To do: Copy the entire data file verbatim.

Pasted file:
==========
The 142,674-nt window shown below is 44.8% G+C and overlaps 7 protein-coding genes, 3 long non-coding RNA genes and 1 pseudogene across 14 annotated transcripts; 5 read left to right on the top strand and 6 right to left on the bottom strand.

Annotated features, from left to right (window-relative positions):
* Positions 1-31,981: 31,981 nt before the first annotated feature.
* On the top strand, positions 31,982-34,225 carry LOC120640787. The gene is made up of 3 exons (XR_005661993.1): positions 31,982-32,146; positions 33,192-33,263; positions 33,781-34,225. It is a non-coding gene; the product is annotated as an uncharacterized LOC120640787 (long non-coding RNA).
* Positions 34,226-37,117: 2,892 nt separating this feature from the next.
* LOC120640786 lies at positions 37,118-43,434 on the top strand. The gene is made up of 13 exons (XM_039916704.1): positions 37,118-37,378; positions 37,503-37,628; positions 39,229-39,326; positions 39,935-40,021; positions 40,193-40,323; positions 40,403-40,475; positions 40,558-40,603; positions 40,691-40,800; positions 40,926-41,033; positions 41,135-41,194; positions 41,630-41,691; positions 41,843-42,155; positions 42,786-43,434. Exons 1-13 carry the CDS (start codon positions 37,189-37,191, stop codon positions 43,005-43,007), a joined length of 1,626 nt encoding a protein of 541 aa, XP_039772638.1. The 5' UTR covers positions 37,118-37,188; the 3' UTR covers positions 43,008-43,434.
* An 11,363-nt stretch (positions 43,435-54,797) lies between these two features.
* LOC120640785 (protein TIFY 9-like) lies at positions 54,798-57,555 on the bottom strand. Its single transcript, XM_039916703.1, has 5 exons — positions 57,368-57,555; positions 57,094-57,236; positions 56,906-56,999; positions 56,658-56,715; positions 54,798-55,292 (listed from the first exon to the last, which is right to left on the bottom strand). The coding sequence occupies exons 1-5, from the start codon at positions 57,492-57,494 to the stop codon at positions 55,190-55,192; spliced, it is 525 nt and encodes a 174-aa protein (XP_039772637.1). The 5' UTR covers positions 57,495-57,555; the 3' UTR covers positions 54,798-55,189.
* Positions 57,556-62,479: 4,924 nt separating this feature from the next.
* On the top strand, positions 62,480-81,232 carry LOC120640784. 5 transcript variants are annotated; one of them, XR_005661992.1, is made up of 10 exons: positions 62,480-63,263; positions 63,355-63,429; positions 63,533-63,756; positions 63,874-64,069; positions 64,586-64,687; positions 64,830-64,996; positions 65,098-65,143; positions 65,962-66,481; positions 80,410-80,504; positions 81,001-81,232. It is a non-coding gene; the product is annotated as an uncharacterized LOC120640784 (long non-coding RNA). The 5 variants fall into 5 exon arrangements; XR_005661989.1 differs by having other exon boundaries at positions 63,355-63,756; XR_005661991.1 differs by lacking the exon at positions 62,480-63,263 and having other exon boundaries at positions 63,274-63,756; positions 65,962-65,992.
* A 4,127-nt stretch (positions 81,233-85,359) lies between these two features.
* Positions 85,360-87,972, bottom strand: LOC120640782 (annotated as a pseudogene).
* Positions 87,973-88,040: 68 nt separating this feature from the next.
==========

The 142,674-nt window shown below is 44.8% G+C and overlaps 7 protein-coding genes, 3 long non-coding RNA genes and 1 pseudogene across 14 annotated transcripts; 5 read left to right on the top strand and 6 right to left on the bottom strand.

Annotated features, from left to right (window-relative positions):
* Positions 1-31,981: 31,981 nt before the first annotated feature.
* On the top strand, positions 31,982-34,225 carry LOC120640787. The gene is made up of 3 exons (XR_005661993.1): positions 31,982-32,146; positions 33,192-33,263; positions 33,781-34,225. It is a non-coding gene; the product is annotated as an uncharacterized LOC120640787 (long non-coding RNA).
* Positions 34,226-37,117: 2,892 nt separating this feature from the next.
* LOC120640786 lies at positions 37,118-43,434 on the top strand. The gene is made up of 13 exons (XM_039916704.1): positions 37,118-37,378; positions 37,503-37,628; positions 39,229-39,326; positions 39,935-40,021; positions 40,193-40,323; positions 40,403-40,475; positions 40,558-40,603; positions 40,691-40,800; positions 40,926-41,033; positions 41,135-41,194; positions 41,630-41,691; positions 41,843-42,155; positions 42,786-43,434. Exons 1-13 carry the CDS (start codon positions 37,189-37,191, stop codon positions 43,005-43,007), a joined length of 1,626 nt encoding a protein of 541 aa, XP_039772638.1. The 5' UTR covers positions 37,118-37,188; the 3' UTR covers positions 43,008-43,434.
* An 11,363-nt stretch (positions 43,435-54,797) lies between these two features.
* LOC120640785 (protein TIFY 9-like) lies at positions 54,798-57,555 on the bottom strand. Its single transcript, XM_039916703.1, has 5 exons — positions 57,368-57,555; positions 57,094-57,236; positions 56,906-56,999; positions 56,658-56,715; positions 54,798-55,292 (listed from the first exon to the last, which is right to left on the bottom strand). The coding sequence occupies exons 1-5, from the start codon at positions 57,492-57,494 to the stop codon at positions 55,190-55,192; spliced, it is 525 nt and encodes a 174-aa protein (XP_039772637.1). The 5' UTR covers positions 57,495-57,555; the 3' UTR covers positions 54,798-55,189.
* Positions 57,556-62,479: 4,924 nt separating this feature from the next.
* On the top strand, positions 62,480-81,232 carry LOC120640784. 5 transcript variants are annotated; one of them, XR_005661992.1, is made up of 10 exons: positions 62,480-63,263; positions 63,355-63,429; positions 63,533-63,756; positions 63,874-64,069; positions 64,586-64,687; positions 64,830-64,996; positions 65,098-65,143; positions 65,962-66,481; positions 80,410-80,504; positions 81,001-81,232. It is a non-coding gene; the product is annotated as an uncharacterized LOC120640784 (long non-coding RNA). The 5 variants fall into 5 exon arrangements; XR_005661989.1 differs by having other exon boundaries at positions 63,355-63,756; XR_005661991.1 differs by lacking the exon at positions 62,480-63,263 and having other exon boundaries at positions 63,274-63,756; positions 65,962-65,992.
* A 4,127-nt stretch (positions 81,233-85,359) lies between these two features.
* Positions 85,360-87,972, bottom strand: LOC120640782 (annotated as a pseudogene).
* Positions 87,973-88,040: 68 nt separating this feature from the next.